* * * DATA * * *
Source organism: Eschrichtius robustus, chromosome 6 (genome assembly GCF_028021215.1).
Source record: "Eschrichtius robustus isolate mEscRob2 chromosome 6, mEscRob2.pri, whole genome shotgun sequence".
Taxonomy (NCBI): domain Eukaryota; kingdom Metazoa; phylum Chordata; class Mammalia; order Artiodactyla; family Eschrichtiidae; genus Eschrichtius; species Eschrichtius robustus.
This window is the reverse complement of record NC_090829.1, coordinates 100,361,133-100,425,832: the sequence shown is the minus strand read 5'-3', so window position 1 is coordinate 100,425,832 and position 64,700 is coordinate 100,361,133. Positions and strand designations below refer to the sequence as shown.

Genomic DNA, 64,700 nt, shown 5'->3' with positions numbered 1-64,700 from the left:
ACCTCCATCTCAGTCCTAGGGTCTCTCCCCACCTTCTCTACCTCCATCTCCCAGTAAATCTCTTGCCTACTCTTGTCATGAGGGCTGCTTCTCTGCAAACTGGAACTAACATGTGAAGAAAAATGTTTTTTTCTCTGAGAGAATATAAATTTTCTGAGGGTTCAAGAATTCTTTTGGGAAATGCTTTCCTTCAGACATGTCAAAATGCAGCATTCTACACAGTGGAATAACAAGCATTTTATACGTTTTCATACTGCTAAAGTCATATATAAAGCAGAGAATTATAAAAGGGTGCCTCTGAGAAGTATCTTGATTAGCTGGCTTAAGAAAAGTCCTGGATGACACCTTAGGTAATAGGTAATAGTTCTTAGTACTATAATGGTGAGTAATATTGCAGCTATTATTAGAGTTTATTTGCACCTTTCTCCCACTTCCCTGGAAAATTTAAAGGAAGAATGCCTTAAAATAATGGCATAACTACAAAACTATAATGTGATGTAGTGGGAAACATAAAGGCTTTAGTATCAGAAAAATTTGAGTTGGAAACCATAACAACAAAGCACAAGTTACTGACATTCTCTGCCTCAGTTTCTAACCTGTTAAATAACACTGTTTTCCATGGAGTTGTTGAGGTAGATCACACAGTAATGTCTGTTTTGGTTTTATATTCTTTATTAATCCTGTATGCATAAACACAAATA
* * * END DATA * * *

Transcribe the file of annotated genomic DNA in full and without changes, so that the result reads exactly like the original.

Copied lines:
Source organism: Eschrichtius robustus, chromosome 6 (genome assembly GCF_028021215.1).
Source record: "Eschrichtius robustus isolate mEscRob2 chromosome 6, mEscRob2.pri, whole genome shotgun sequence".
Taxonomy (NCBI): domain Eukaryota; kingdom Metazoa; phylum Chordata; class Mammalia; order Artiodactyla; family Eschrichtiidae; genus Eschrichtius; species Eschrichtius robustus.
This window is the reverse complement of record NC_090829.1, coordinates 100,361,133-100,425,832: the sequence shown is the minus strand read 5'-3', so window position 1 is coordinate 100,425,832 and position 64,700 is coordinate 100,361,133. Positions and strand designations below refer to the sequence as shown.

Genomic DNA, 64,700 nt, shown 5'->3' with positions numbered 1-64,700 from the left:
ACCTCCATCTCAGTCCTAGGGTCTCTCCCCACCTTCTCTACCTCCATCTCCCAGTAAATCTCTTGCCTACTCTTGTCATGAGGGCTGCTTCTCTGCAAACTGGAACTAACATGTGAAGAAAAATGTTTTTTTCTCTGAGAGAATATAAATTTTCTGAGGGTTCAAGAATTCTTTTGGGAAATGCTTTCCTTCAGACATGTCAAAATGCAGCATTCTACACAGTGGAATAACAAGCATTTTATACGTTTTCATACTGCTAAAGTCATATATAAAGCAGAGAATTATAAAAGGGTGCCTCTGAGAAGTATCTTGATTAGCTGGCTTAAGAAAAGTCCTGGATGACACCTTAGGTAATAGGTAATAGTTCTTAGTACTATAATGGTGAGTAATATTGCAGCTATTATTAGAGTTTATTTGCACCTTTCTCCCACTTCCCTGGAAAATTTAAAGGAAGAATGCCTTAAAATAATGGCATAACTACAAAACTATAATGTGATGTAGTGGGAAACATAAAGGCTTTAGTATCAGAAAAATTTGAGTTGGAAACCATAACAACAAAGCACAAGTTACTGACATTCTCTGCCTCAGTTTCTAACCTGTTAAATAACACTGTTTTCCATGGAGTTGTTGAGGTAGATCACACAGTAATGTCTGTTTTGGTTTTATATTCTTTATTAATCCTGTATGCATAAACACAAATA